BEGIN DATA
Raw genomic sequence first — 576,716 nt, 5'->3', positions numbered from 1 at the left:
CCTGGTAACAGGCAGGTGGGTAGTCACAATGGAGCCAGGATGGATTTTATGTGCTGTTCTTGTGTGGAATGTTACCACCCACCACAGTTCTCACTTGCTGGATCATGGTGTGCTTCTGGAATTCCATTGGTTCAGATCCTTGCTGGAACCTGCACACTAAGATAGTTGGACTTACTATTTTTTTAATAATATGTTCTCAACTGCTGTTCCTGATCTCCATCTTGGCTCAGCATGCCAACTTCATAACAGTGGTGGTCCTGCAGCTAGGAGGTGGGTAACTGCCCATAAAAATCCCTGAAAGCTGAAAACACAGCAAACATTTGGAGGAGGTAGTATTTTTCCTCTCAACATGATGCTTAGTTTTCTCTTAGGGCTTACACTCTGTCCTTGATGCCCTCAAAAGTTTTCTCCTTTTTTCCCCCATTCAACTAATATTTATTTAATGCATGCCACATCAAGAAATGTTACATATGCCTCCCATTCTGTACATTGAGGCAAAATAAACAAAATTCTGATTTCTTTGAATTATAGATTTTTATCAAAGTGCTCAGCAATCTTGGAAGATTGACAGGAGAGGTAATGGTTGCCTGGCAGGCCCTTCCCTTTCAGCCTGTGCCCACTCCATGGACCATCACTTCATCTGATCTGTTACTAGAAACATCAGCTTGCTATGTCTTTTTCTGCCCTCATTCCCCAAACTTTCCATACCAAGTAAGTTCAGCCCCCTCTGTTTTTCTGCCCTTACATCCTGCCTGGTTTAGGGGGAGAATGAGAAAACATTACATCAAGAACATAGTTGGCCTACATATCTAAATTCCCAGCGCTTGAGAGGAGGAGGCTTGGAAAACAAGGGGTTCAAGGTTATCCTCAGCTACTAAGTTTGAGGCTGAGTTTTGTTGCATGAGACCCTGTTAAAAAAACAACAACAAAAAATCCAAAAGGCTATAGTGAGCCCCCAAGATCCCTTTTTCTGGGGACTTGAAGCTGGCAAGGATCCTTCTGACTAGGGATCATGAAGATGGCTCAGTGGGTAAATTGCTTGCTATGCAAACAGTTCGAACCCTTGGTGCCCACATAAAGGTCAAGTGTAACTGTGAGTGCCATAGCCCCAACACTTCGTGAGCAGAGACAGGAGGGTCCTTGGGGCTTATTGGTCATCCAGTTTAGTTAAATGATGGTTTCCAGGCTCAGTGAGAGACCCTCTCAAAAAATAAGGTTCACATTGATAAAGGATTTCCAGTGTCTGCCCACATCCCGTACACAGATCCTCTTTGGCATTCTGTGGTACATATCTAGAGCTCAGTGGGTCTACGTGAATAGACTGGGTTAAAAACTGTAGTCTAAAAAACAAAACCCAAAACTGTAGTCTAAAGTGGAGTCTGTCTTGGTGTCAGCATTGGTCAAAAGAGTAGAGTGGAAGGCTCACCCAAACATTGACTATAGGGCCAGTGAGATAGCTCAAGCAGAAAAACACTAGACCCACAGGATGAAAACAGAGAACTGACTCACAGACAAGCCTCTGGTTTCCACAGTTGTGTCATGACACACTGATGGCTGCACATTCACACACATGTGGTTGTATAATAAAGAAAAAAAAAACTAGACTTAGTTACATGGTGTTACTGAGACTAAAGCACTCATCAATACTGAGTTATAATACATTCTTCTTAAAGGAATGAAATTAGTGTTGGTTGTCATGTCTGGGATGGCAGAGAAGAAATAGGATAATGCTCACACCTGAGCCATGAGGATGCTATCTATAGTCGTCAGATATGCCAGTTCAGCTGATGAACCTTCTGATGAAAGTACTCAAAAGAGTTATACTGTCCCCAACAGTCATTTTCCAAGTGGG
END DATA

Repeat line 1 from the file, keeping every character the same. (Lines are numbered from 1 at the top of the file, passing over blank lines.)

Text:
Raw genomic sequence first — 576,716 nt, 5'->3', positions numbered from 1 at the left: